One of 4 huge colorful lecture halls. There is also at least 1 wood paneled lecture hall.

As a teenager, I didn’t like the idea of attending Harvard because the professors in movies like Love Story seemed to be on an inquisition to find students in the big lecture halls who didn’t know the answer, then intimidate and ridicule them.  I wasn’t thrilled to hear that Harvard still has some large classes.  (The picture on the left shows maybe 20% of one lecture hall).  But the admissions department counteracts that by showing a film of the “Justice” class, the biggest and most popular class on campus, in a huge wood paneled lecture hall, and portraying how the professor gets students to participate.  Personally, I’d prefer to be in a smaller class of, say 15, where we each got to participate, but at least it isn’t a boring talking-head lecture.

Bottom line:  impressive brand name, best professors money & reputation can buy, best anything money can buy, diverse student population due to Harvard’s generous financial aid , and a strong residential life.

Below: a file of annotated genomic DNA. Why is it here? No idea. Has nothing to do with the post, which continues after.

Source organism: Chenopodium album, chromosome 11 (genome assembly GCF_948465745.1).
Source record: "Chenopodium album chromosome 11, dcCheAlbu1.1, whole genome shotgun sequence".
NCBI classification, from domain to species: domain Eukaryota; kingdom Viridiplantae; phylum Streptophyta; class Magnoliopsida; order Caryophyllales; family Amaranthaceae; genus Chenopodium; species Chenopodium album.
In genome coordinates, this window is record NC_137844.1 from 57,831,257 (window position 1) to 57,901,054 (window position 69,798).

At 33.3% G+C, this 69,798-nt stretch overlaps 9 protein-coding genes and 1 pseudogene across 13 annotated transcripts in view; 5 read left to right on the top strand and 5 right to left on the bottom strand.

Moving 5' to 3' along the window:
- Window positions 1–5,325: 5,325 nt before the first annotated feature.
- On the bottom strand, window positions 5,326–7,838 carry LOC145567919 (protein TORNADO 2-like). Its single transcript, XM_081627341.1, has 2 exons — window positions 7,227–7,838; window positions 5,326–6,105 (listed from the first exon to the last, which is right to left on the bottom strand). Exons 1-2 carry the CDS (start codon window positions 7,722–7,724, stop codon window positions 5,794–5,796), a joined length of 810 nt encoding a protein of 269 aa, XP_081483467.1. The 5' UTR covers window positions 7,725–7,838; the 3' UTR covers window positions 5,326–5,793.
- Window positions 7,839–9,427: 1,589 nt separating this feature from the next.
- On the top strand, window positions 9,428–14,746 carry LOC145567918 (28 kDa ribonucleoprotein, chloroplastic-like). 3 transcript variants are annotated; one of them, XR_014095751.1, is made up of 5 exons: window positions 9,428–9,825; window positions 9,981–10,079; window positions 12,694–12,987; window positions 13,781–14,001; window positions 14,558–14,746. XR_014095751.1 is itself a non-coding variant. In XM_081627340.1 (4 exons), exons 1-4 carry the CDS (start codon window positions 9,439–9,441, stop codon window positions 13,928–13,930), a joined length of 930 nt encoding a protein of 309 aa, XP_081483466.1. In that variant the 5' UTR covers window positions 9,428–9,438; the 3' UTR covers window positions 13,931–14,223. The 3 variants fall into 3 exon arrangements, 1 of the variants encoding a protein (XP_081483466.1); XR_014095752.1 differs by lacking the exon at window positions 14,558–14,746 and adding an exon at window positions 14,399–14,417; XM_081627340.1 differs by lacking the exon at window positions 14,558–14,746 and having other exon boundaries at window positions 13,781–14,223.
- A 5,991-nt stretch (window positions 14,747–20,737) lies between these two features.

My husband’s advice:  visit Harvard last or you risk being disappointed by every other college you visit afterwards.

July 14, 2009 at 7:32 pm Leave a comment

College Visit: McGill University

Montreal Convention CtrIf you can’t qualify for either financial aid or merit aid, there is still a way to get a world-renowned brand-name education at half the price of a private U.S. college.  And, for extra measure, it offers immersion in another language in daily living, but English-language classes.

McGill University in Montreal, Quebec, is generally viewed as the best university in Canada and The Times ranks it as one of the top 12 colleges in the world.  A popular T-shirt reads “Harvard: the McGill University of the USA”.